By William Sawyer, Chief U.S. Bankruptcy Judge for the Middle District of Alabama (Montgomery) (Used with permission. Court News and Views, Volume 18, October 2020)
Lawyers who practice regularly in bankruptcy court invariably make many appearances at motion dockets. This article provides practice pointers to lawyers who do not practice often in this Court to familiarize them with our procedures and perhaps provide a brush up for those that do.
- A well-drafted motion or objection is the first step. The motion should recite facts which relate to the case at hand. Boilerplate motions are not well received and may result in a denial, without prejudice, leaving the lawyer to begin anew.
- The motion should state specifically: (a) what the pleader wants; and (b) why the Court should grant the relief requested.
- If there is an opposing party, counsel should reach out and attempt to resolve the matter. It is a poor reflection on both counsel when the Court calls a mater which is not resolved and counsel for the parties have not talked to one another.
- Settlements are encouraged. Most matters are either settled or are granted by default. If a matter is settled, one counsel should be assigned to contact the Court by e-mail at least one day in advance. The Court has an administrative order on this point that should be observed. If a matter is settled more than 24 hours in advance, and an e-mail was sent to the appropriate Court e-mail, counsel need not attend the hearing.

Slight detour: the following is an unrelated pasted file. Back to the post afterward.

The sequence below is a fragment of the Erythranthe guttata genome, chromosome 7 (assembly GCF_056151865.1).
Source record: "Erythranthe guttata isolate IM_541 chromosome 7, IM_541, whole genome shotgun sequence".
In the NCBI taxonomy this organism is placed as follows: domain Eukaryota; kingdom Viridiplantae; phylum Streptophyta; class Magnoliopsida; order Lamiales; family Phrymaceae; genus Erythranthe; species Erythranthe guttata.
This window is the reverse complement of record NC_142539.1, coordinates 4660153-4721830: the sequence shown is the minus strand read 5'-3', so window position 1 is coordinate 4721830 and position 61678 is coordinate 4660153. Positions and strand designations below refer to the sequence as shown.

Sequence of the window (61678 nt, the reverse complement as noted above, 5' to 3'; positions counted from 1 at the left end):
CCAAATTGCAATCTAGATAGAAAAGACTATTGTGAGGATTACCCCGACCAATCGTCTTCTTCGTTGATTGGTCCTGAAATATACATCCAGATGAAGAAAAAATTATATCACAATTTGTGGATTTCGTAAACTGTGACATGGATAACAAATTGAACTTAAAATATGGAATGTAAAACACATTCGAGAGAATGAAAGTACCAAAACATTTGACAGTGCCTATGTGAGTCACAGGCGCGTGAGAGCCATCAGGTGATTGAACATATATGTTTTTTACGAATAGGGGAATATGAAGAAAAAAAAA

- Agreed orders should be submitted using the Court’s prescribed e-order process. Directions are provided on the Court’s website.
- Is a continuance to be requested? The reason for the continuance and the amount of time needed to resolve the matter should be provided. Multiple requests for continuance are not well received.
- Counsel should interview their clients before the hearing. It is bad form for counsel in open court to be asking his client open ended questions as to why chapter 13 plan payments have not been made.
- When a matter is called, moving counsel should speak first and advise the Court as to the status of the matter. Is it resolved? Will an e-order be submitted? If it is not resolved, is an evidentiary hearing necessary? If so, what issues have to be tried? Has counsel attempted in good faith to resolve any issues not in dispute? If there are legal issues to be decided, will briefs be necessary? At this stage of the proceedings, the lawyers are expected to know more than the Court about the matter at hand and should be able to explain, succinctly, how the matter is to be resolved.
- If an evidentiary hearing is necessary, counsel should provide a good faith estimate as to how much time he expects the Court will need to hear the matter –an hour, a day, a week? How many witnesses will be called? Will there be documentary exhibits? If so, how many? A handful, several dozen, several hundred, more than a thousand?